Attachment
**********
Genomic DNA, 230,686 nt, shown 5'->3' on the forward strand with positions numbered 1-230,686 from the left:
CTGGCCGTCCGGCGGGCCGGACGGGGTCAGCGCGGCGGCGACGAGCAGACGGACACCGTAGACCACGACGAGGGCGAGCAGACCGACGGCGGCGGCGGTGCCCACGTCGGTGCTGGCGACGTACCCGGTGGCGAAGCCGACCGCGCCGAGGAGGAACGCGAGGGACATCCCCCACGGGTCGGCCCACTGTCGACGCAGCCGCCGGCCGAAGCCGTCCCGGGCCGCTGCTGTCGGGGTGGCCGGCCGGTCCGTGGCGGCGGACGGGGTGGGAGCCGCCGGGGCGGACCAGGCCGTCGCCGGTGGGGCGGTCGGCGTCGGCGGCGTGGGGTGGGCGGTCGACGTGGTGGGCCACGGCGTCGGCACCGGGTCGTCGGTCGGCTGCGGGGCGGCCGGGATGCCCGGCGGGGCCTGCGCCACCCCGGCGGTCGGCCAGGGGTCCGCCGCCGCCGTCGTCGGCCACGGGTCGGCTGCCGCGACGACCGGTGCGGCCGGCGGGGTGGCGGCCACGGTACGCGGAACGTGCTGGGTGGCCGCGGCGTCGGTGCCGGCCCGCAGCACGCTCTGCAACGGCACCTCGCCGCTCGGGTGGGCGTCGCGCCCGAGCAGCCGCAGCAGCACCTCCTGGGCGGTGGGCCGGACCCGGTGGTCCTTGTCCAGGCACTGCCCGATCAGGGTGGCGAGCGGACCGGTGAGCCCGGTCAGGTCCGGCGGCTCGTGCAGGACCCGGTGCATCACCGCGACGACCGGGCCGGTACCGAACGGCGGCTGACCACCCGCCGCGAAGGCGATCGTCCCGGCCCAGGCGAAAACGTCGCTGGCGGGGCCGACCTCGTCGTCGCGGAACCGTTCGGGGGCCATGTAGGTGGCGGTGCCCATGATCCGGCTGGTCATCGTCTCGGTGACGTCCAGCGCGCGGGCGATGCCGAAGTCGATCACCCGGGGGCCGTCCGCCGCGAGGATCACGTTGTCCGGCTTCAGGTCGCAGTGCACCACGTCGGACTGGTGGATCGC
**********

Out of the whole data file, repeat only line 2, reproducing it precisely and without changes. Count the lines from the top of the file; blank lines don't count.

CTGGCCGTCCGGCGGGCCGGACGGGGTCAGCGCGGCGGCGACGAGCAGACGGACACCGTAGACCACGACGAGGGCGAGCAGACCGACGGCGGCGGCGGTGCCCACGTCGGTGCTGGCGACGTACCCGGTGGCGAAGCCGACCGCGCCGAGGAGGAACGCGAGGGACATCCCCCACGGGTCGGCCCACTGTCGACGCAGCCGCCGGCCGAAGCCGTCCCGGGCCGCTGCTGTCGGGGTGGCCGGCCGGTCCGTGGCGGCGGACGGGGTGGGAGCCGCCGGGGCGGACCAGGCCGTCGCCGGTGGGGCGGTCGGCGTCGGCGGCGTGGGGTGGGCGGTCGACGTGGTGGGCCACGGCGTCGGCACCGGGTCGTCGGTCGGCTGCGGGGCGGCCGGGATGCCCGGCGGGGCCTGCGCCACCCCGGCGGTCGGCCAGGGGTCCGCCGCCGCCGTCGTCGGCCACGGGTCGGCTGCCGCGACGACCGGTGCGGCCGGCGGGGTGGCGGCCACGGTACGCGGAACGTGCTGGGTGGCCGCGGCGTCGGTGCCGGCCCGCAGCACGCTCTGCAACGGCACCTCGCCGCTCGGGTGGGCGTCGCGCCCGAGCAGCCGCAGCAGCACCTCCTGGGCGGTGGGCCGGACCCGGTGGTCCTTGTCCAGGCACTGCCCGATCAGGGTGGCGAGCGGACCGGTGAGCCCGGTCAGGTCCGGCGGCTCGTGCAGGACCCGGTGCATCACCGCGACGACCGGGCCGGTACCGAACGGCGGCTGACCACCCGCCGCGAAGGCGATCGTCCCGGCCCAGGCGAAAACGTCGCTGGCGGGGCCGACCTCGTCGTCGCGGAACCGTTCGGGGGCCATGTAGGTGGCGGTGCCCATGATCCGGCTGGTCATCGTCTCGGTGACGTCCAGCGCGCGGGCGATGCCGAAGTCGATCACCCGGGGGCCGTCCGCCGCGAGGATCACGTTGTCCGGCTTCAGGTCGCAGTGCACCACGTCGGACTGGTGGATCGC